To pick up Jackie Will's Commandments is to be struck by how very English it is - by which I mean grounded, filled with the stuff of the world, and colour. The poems work through vivid detail, story, and then a little floater to lift the poem above specifics. Appeasement is the simplest example, a poem naming wind, beach, surf, cliffs, and tideline, the place where maybe, it concludes,
is the offering you're looking for.
The commandments of the title are dealt with separately and variously, not in a separate section, but layered in-between the book's other poems. Don't commit adultery romps through a list of the places not to do it; Don't make idols stays closer to its Biblical origin:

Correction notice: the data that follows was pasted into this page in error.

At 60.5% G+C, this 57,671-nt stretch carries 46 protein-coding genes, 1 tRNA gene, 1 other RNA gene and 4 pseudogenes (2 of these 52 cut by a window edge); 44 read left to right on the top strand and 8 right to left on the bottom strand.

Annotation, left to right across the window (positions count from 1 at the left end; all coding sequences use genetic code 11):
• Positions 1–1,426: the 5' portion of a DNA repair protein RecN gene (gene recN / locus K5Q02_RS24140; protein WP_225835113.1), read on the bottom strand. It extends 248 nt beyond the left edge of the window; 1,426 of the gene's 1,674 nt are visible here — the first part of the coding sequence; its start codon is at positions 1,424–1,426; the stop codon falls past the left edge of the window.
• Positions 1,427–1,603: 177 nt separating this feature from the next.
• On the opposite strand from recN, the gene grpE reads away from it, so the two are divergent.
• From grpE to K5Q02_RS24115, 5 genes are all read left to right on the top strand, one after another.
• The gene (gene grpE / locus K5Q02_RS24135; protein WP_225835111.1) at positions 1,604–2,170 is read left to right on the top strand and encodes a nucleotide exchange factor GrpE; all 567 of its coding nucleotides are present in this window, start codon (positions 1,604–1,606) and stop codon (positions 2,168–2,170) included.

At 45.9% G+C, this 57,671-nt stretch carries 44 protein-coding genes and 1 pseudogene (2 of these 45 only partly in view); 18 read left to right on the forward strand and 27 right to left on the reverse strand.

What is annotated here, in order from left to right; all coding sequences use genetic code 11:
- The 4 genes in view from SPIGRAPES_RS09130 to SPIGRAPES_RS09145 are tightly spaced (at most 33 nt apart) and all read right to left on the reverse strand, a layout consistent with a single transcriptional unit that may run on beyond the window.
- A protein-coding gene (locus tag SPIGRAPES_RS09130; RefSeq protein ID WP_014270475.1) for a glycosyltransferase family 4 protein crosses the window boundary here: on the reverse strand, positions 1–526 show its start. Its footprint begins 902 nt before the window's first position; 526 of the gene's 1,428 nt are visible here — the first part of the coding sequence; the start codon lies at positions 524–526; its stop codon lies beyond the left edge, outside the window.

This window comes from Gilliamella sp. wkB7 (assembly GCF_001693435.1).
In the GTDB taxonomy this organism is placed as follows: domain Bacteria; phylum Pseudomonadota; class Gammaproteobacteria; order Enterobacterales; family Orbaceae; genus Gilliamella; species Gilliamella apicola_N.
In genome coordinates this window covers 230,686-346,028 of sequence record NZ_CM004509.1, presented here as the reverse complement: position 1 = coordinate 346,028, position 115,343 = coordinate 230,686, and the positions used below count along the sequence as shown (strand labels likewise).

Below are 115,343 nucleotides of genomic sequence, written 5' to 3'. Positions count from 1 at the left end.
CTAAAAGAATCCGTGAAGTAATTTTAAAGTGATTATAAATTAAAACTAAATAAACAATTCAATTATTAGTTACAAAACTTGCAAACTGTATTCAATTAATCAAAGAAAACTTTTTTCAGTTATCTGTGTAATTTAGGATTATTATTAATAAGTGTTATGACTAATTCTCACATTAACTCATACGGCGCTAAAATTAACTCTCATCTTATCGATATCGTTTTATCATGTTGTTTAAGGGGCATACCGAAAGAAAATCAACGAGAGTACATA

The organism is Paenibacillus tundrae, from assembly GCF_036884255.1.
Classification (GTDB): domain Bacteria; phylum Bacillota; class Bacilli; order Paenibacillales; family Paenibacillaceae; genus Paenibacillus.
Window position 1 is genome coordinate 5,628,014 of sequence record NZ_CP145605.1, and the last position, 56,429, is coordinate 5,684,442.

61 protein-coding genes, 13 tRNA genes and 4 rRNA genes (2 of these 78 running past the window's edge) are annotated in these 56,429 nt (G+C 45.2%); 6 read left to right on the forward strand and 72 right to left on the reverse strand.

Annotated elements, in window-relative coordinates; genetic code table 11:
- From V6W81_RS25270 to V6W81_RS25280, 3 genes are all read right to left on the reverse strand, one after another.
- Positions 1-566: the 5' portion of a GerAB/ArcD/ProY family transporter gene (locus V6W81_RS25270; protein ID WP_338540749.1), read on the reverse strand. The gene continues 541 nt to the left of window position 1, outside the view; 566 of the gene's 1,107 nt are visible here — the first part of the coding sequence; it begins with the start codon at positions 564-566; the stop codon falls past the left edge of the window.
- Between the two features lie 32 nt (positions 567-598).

I'll queue / in any unknown cathedral to rub a relic. These ten poems are criss-crossed by partial self-portraits, The me who drinks too much, ...who's a mother, ...who's a wish. Family, motherhood, and the other woman make appearances - the latter's inside a mobile phone,
flat as a Sim card in Inured.
The book's second part is set in specific landscapes, still peopled (even if by inference) as is the river in Cuckmere Haven
its swans, paddling in the lazy flow
so achingly monogamous.